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[397e] to our polity, because there is no twofold or manifold man1 among us, since every man does one thing.” “It is not suited.” “And is this not the reason why such a city is the only one in which we shall find the cobbler a cobbler and not a pilot in addition to his cobbling, and the farmer a farmer and not a judge added to his farming, and the soldier a soldier and not a money-maker in addition to his soldiery, and so of all the rest?” “True,” he said.2 “If a man, then, it seems,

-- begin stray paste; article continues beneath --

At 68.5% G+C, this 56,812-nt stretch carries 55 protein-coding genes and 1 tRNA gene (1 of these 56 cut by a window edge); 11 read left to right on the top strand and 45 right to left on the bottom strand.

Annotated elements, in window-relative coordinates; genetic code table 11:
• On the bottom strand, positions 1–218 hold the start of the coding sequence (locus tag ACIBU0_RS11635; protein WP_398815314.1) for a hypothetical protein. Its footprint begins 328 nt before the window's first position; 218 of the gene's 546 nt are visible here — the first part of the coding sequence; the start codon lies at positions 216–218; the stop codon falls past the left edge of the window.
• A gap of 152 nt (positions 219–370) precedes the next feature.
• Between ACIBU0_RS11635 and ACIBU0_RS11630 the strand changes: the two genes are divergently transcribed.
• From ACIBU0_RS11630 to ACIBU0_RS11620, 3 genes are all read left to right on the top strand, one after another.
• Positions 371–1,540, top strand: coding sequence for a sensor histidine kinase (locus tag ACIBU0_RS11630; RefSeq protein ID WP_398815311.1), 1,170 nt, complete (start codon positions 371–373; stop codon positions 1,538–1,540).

1 The reverse of the Periclean ideal. Cf. Thucydides ii. 41.

2 The famous banishment of Homer, regarded as the prototype of the tragedian. Cf. 568 A-C, 595 B, 605 C, 607 D, Laws 656 C, 817 B

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